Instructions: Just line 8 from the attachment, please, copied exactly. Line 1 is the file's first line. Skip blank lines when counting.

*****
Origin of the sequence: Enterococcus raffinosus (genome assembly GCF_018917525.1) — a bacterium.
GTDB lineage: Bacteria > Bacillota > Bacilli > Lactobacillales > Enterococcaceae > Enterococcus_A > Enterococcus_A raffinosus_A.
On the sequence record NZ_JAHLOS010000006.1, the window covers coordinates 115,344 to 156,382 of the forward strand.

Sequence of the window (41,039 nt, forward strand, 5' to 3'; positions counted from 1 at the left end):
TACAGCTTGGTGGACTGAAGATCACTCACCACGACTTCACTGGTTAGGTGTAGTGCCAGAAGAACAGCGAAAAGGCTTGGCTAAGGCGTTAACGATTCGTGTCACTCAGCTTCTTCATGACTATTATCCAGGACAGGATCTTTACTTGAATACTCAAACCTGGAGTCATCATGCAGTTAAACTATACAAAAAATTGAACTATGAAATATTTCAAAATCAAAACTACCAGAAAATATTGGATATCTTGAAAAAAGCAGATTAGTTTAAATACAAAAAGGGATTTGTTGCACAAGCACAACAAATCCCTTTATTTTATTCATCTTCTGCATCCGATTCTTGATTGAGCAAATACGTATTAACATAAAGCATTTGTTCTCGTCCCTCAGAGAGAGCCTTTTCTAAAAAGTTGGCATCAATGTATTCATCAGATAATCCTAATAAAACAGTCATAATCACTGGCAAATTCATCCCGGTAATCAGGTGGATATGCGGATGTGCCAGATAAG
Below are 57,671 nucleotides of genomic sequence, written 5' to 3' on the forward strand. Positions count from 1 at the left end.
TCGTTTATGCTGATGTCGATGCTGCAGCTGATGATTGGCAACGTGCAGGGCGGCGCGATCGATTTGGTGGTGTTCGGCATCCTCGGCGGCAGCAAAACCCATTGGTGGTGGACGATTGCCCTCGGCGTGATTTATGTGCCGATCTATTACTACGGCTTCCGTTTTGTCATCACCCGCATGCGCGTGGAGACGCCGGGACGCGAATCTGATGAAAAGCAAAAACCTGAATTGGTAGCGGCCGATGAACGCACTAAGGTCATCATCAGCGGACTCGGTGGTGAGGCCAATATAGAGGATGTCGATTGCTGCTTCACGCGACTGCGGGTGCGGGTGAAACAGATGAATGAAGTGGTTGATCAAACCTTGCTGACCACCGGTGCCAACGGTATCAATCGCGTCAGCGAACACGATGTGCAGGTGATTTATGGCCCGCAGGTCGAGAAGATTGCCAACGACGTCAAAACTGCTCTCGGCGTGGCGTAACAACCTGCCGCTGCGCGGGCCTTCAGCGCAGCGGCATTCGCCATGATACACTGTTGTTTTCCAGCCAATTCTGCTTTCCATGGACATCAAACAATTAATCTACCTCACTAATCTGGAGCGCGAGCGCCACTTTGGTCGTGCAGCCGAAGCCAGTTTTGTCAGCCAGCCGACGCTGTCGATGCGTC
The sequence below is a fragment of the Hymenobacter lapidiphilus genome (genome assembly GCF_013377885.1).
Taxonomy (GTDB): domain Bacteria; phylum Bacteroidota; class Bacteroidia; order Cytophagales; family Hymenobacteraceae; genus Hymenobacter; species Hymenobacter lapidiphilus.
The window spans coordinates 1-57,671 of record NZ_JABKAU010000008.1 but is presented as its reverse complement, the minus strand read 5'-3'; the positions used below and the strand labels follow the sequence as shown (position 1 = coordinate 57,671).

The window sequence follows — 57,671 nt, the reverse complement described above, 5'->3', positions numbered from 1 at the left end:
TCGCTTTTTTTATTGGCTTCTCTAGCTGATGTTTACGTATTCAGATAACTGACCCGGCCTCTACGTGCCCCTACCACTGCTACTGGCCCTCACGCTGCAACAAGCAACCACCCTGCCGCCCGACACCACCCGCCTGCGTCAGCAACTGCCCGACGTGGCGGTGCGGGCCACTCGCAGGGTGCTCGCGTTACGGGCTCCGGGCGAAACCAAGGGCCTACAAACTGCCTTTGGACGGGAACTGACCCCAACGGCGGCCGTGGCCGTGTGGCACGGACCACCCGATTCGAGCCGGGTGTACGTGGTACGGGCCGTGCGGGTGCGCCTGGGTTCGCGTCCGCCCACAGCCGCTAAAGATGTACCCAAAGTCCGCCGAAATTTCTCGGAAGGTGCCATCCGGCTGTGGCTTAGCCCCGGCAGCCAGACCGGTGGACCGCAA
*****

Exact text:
The sequence below is a fragment of the Hymenobacter lapidiphilus genome (genome assembly GCF_013377885.1).